Accuracy in Media

The Washington Post’s Chris Cillizza thinks that the lack of a true press conference—it’s been 263 days—and the chance that there may not be one before the election, won’t cost Hillary Clinton the White House. But, he said, it “sets a dangerous precedent for how accountable and transparent she might be as president.”

The subject came up on Morning Joe on Wednesday morning when former Bush White House communications director Nicolle Wallace quizzed Clinton campaign manager Robby Mook about the issue:

Wallace: I used to work on campaigns and — and I would look at this as your candidate’s number one vulnerability, is the fact that, again, someone as flawed as Donald Trump, she has a double-digit deficit on the question of honesty and trustworthiness.

Isn’t the antidote to this to sit her down today in front of your traveling press corps people like Andrea Mitchell, who certainly can appreciate the contributions of people like Melinda Gates and — and others, and let her take questions until there are no more questions to be answered?

Mook:  Well, first of all, Hillary’s done over 300 interviews this year alone.

Wallace:  I’m not — I didn’t talk about — and I know the difference between a three minute ground-ruled interview and a press conference because I — I’ve put on a couple of each. But why wouldn’t you have her do a press conference today just to — you — you have a perception problem on the question of honesty and trustworthiness, why wouldn’t you put her out there to your traveling press corps who knows all the intricacies of sort of the defense you laid out, which is — which is legitimate?  But this is about the perception.

Why wouldn’t you put her out there to answer questions that she could certainly handle if — if your defense is true?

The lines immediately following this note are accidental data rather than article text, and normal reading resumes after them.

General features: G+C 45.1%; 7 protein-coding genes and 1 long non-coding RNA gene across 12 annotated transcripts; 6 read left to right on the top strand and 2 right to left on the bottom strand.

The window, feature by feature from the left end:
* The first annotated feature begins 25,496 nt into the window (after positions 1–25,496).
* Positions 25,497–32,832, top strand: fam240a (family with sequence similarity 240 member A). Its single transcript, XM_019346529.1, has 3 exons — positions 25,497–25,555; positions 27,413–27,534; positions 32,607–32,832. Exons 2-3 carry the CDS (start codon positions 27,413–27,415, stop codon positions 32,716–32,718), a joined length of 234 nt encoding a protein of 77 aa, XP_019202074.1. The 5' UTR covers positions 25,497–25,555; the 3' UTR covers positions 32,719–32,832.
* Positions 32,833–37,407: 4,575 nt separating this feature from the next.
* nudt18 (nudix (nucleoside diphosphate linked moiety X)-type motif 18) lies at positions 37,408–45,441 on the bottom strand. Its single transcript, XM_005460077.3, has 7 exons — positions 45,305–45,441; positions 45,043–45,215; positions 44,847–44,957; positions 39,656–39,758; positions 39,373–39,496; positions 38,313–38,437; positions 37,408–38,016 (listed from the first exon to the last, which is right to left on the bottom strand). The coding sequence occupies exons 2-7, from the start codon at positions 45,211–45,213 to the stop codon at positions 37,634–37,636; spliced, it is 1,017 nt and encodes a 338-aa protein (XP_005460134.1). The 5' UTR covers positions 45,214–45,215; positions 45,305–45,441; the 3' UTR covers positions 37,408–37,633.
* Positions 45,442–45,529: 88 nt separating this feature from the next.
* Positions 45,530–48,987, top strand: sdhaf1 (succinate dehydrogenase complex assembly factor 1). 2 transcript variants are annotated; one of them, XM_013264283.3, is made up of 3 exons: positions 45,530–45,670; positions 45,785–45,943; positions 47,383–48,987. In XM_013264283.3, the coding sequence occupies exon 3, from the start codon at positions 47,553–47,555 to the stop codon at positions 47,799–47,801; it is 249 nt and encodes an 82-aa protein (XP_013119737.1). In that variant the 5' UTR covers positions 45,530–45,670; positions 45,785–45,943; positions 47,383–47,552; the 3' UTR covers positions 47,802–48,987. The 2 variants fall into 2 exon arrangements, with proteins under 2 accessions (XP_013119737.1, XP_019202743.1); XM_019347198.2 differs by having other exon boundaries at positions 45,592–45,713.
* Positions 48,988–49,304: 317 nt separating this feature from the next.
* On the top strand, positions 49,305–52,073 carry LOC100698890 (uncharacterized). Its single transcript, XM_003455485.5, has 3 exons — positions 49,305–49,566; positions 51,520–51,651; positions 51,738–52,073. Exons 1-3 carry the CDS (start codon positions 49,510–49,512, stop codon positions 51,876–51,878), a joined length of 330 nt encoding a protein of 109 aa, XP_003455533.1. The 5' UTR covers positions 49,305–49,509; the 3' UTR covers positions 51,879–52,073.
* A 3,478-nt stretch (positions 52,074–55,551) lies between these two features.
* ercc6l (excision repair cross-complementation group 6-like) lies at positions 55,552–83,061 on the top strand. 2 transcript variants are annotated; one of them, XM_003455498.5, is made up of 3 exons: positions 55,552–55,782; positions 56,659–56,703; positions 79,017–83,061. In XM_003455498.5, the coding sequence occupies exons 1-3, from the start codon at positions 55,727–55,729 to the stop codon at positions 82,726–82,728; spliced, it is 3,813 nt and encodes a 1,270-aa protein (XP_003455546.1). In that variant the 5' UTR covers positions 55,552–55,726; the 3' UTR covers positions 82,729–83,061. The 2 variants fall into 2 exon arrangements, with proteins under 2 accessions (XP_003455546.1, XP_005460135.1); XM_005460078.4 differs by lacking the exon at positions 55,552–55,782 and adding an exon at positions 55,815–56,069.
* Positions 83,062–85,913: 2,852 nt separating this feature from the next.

Mook:  Well, we are — she is out there answering questions.

Wallace:  She’s going to do a press conference today?

Mook:  As I said, she — she’s done over 300 interviews this year — and she — she takes questions in a variety of formats and we’re going to — we’re going to keep looking at that.

Cillizza agrees with Wallace that a sit-down interview, with its ground rules and strict time limits, is not the same as a free-wheeling press conference. He says that Clinton doesn’t like them because she isn’t very good at thinking on her feet, referencing her U.N. presser where she fumbled the answers to her private email server.

Another problem, Cillizza said, is that Clinton suffers from a trustworthiness problem and that the lack of press conferences “plays into that distrust—and may even magnify it.”

Even so, Cillizza thinks Clinton will win the election in November. As a result, he says, she “owes it to the public to demonstrate how she thinks on her feet and how she responds to unwanted or tough questions.”

For most candidates press conferences can be a plus, but in Hillary’s case, as Robby Mook is painfully aware, they are a huge liability and something to be avoided at all costs.

 

 





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